City Park History
Once the site of Allard Plantation facing Bayou St. John, City Park's 1,300 acres offer visitors a sample of the city's riches both in fine art and natural splendor. Home of the New Orleans Museum of Art and the largest collection of mature live oaks in the world, City Park whispers stories of duels at dawn and Creole romance beneath the surface of today's mecca of children's entertainment and leisure opportunities. Spanning the transition in art and architecture between Neo-Classical revival, Art Deco and Modern styles, the park's bridges, buildings and outdoor sculptures are a constant source of delight to visitors.
City Park occupies an expansive area in Mid-City that was once a swampy, oak-filled forest, home to Accolapissa and Biloxi Indians who traded by dugout canoes along the banks of Bayou St. John. Recognizing the valuable waterway of the bayou from Lake Pontchartrain (just north of the park), explorer Jean Baptist-LeMoyne, sieur de Bienville, was finally able to establish the location of the city of New Orleans for the crown of France.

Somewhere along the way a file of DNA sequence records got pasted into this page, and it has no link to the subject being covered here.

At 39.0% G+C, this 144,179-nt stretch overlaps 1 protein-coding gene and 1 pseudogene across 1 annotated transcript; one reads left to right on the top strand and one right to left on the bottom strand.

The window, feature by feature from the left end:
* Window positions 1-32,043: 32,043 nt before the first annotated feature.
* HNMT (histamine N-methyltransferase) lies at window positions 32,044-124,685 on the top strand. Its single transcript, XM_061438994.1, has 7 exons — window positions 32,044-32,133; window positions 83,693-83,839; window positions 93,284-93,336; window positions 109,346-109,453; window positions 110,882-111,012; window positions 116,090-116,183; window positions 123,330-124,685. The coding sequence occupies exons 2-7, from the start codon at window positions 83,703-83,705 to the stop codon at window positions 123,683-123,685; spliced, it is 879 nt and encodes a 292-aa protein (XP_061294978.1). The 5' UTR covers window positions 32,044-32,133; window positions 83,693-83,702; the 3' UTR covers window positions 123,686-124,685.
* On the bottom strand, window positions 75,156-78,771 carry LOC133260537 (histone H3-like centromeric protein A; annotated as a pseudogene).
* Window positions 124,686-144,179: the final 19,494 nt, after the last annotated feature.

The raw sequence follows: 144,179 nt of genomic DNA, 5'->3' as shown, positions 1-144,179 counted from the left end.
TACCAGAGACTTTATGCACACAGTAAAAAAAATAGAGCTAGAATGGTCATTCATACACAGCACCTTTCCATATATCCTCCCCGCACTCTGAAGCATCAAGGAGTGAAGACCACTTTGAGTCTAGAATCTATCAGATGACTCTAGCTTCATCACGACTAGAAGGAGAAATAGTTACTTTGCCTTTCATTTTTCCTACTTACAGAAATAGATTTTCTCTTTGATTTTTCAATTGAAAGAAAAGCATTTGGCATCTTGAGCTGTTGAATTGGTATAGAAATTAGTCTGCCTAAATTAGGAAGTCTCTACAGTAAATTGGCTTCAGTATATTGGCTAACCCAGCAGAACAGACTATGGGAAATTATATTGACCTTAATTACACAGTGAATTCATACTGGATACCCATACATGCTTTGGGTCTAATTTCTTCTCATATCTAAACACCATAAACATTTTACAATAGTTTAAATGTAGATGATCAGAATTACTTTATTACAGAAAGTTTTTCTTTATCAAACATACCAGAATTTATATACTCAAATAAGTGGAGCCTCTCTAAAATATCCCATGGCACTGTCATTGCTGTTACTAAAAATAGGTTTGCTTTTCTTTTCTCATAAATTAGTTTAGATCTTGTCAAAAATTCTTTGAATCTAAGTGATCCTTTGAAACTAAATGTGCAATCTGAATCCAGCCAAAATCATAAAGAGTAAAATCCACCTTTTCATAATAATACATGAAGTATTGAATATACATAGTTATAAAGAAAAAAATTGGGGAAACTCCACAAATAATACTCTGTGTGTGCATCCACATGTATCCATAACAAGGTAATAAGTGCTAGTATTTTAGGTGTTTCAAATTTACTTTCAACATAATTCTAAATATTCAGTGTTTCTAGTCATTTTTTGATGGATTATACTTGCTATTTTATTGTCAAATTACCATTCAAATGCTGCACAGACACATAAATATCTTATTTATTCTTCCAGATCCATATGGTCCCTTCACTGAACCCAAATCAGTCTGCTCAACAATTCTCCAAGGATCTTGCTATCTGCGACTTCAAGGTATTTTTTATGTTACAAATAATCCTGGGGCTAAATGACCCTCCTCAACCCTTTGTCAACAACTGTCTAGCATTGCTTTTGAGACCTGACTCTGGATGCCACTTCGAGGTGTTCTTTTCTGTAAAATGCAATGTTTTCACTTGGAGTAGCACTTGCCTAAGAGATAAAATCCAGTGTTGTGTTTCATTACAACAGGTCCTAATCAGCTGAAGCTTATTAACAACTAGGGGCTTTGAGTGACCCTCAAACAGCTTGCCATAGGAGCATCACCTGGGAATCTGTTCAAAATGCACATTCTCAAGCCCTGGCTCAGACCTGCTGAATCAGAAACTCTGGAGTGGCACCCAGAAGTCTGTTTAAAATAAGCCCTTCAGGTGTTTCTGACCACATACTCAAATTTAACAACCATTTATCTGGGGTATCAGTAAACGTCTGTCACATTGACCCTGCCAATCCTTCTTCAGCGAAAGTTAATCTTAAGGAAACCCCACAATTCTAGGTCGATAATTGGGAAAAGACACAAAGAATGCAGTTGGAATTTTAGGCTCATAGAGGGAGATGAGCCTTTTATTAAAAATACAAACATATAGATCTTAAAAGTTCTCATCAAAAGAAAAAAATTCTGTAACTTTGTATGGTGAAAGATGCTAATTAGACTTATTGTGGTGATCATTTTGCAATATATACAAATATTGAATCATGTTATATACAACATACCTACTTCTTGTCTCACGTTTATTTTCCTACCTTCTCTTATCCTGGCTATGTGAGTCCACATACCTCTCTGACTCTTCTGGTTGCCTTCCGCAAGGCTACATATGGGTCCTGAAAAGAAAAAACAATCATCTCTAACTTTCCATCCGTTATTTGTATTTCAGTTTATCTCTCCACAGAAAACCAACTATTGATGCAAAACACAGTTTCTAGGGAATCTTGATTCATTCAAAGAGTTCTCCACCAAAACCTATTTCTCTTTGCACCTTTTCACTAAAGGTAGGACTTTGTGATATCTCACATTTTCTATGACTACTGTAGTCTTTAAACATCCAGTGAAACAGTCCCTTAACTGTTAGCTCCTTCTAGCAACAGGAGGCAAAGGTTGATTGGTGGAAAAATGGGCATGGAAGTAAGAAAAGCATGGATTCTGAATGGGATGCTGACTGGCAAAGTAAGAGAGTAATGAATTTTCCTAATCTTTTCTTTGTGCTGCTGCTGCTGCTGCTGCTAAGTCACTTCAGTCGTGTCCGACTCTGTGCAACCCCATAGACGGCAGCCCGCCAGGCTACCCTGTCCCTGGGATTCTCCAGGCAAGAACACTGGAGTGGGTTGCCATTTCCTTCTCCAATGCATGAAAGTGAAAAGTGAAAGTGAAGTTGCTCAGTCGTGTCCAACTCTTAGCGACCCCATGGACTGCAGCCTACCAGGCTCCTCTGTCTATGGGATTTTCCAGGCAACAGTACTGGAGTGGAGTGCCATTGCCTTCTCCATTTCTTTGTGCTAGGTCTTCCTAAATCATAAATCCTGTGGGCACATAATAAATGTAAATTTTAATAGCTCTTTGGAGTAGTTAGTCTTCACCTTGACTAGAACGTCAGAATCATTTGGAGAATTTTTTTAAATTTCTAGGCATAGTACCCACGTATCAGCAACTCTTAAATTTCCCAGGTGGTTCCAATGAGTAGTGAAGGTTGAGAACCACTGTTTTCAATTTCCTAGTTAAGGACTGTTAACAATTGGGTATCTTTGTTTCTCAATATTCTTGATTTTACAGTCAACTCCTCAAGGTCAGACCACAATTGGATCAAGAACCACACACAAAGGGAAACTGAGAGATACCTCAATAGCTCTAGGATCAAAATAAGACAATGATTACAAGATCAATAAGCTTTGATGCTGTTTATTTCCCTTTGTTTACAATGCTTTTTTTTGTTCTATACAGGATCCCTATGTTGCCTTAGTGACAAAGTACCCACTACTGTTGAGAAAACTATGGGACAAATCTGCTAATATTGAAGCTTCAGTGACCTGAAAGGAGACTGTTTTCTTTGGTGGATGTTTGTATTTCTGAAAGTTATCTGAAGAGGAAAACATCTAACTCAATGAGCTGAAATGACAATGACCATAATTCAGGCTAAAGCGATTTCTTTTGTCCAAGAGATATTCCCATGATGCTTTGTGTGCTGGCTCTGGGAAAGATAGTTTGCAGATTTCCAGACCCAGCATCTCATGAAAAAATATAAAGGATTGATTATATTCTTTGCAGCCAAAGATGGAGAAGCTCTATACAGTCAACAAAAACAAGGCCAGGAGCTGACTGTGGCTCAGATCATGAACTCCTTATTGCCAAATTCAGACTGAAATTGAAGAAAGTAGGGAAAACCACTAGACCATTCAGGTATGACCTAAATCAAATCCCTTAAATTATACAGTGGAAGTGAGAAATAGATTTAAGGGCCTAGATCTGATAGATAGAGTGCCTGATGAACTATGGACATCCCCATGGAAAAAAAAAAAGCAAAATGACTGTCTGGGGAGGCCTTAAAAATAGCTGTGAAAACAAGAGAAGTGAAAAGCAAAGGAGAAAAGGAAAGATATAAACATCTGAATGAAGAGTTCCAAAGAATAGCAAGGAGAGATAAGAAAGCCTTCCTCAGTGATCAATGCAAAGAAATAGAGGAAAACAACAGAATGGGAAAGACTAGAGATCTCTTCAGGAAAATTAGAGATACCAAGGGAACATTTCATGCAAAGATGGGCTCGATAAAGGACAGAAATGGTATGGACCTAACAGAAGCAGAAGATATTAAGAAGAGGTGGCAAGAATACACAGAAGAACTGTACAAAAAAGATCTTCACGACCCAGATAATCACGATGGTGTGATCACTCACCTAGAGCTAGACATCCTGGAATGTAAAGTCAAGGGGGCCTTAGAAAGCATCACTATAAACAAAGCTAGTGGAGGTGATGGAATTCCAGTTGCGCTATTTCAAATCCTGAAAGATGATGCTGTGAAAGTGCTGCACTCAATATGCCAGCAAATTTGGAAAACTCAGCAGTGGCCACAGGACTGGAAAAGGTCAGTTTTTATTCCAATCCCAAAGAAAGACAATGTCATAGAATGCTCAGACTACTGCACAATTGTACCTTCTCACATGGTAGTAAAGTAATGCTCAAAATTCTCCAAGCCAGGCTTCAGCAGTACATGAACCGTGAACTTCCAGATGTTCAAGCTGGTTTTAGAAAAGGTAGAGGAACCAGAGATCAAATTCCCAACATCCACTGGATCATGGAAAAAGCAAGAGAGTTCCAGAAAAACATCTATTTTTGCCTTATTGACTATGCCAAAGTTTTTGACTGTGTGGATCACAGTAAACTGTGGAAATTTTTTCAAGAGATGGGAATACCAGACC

The land which City Park occupies today is especially romantic for its long favor with Creole gentlemen as a place to conduct their "affaires d'honneur" - dueling, in fact, was not outlawed in the park until 1890 - 36 years after the land left to the city by philanthropist John McDonogh was declared a public park.
No history of City Park is complete without mention of the enormous efforts of the Roosevelt Administration in City Park during the Great Depression. More than $12 million federal dollars were spent and more than 20,000 men and women were employed through the Works Progress Administration building bridges, roadways, fountains, a garden and stadium and digging over 10 miles of lagoons - work all done by hand.
Portions of this history were taken from Historic City Park New Orleans by Sally K. Evans Reeves and William D. Reeves. A brief outline of historic moments and photos follows.
|Program from Annual Spring Festival|
|President Fraklin D. Roosevelt visiting the Park|
|Free concerts at Popp Bandstand|
|Big Bass Fishing Rodeo|